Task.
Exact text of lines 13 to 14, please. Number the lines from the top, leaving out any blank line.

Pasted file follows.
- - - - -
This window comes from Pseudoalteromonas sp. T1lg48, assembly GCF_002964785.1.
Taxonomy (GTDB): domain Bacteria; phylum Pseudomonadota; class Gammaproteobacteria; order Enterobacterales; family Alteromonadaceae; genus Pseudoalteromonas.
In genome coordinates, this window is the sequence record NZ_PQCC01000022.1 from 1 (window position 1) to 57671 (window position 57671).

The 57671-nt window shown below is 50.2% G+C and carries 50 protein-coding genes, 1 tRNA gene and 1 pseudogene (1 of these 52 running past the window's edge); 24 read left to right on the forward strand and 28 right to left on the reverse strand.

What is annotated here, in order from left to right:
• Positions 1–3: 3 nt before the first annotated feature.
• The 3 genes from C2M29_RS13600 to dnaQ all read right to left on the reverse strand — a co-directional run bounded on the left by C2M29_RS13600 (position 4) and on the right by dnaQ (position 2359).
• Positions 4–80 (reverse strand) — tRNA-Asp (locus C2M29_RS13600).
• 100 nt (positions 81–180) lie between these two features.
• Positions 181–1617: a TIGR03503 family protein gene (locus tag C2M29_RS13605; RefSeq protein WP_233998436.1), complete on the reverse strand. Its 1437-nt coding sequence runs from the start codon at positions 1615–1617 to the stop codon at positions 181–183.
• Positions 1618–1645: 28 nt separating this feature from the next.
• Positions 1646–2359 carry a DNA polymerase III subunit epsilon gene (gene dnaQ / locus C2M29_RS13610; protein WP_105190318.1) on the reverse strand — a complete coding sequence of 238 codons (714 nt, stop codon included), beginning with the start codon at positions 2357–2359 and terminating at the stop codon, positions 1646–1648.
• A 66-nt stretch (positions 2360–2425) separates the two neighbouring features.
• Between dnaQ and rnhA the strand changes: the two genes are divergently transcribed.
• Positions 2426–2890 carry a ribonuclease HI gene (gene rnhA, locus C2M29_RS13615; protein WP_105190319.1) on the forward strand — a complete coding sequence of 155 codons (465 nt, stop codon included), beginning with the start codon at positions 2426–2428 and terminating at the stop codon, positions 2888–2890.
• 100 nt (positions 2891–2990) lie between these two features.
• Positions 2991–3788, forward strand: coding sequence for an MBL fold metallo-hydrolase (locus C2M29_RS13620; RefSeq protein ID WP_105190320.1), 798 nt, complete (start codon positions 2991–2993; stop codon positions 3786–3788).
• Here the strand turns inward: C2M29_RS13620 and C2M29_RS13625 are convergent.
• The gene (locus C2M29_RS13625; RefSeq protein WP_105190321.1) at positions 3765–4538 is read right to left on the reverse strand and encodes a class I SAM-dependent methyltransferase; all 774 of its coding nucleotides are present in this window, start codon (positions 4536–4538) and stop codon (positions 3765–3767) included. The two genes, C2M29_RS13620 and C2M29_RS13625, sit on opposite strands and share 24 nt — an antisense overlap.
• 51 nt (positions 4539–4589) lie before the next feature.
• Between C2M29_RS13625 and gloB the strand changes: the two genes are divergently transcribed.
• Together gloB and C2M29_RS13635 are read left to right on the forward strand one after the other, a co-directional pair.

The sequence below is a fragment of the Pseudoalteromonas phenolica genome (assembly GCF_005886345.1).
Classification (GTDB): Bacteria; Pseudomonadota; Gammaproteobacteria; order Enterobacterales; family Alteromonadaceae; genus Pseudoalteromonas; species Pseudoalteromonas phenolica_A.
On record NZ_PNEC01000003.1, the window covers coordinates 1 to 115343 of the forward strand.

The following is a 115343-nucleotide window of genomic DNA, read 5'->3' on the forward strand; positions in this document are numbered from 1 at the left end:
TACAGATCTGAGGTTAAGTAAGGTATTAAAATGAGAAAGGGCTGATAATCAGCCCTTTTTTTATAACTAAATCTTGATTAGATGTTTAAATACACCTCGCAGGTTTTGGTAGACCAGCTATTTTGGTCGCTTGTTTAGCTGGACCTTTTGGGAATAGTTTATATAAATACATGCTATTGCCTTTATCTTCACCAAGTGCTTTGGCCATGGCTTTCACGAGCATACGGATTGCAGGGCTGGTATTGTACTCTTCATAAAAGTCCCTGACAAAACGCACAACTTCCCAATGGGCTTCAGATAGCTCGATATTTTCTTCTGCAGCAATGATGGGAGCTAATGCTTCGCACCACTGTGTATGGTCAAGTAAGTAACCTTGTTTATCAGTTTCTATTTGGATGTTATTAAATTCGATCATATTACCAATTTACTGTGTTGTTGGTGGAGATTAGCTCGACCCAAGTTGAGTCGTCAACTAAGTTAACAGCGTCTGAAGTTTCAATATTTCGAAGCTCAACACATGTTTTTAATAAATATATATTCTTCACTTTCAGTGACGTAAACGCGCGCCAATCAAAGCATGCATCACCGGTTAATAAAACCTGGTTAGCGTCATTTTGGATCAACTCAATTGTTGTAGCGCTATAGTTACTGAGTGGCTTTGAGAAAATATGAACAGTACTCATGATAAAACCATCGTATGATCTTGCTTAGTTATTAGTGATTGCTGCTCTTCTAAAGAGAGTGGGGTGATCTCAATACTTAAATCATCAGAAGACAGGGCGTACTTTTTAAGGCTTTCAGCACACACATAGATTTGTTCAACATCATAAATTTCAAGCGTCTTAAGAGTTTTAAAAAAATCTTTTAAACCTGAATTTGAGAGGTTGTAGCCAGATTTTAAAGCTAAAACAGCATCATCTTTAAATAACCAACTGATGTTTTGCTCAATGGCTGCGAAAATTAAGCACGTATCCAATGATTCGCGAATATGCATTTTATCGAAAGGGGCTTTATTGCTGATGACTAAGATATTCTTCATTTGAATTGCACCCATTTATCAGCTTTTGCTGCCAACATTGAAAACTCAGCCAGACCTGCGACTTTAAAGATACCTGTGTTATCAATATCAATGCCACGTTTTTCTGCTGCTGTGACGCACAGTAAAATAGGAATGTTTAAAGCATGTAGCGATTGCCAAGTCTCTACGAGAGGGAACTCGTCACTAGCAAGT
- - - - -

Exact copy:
• A 66-nt stretch (positions 2360–2425) separates the two neighbouring features.
• Between dnaQ and rnhA the strand changes: the two genes are divergently transcribed.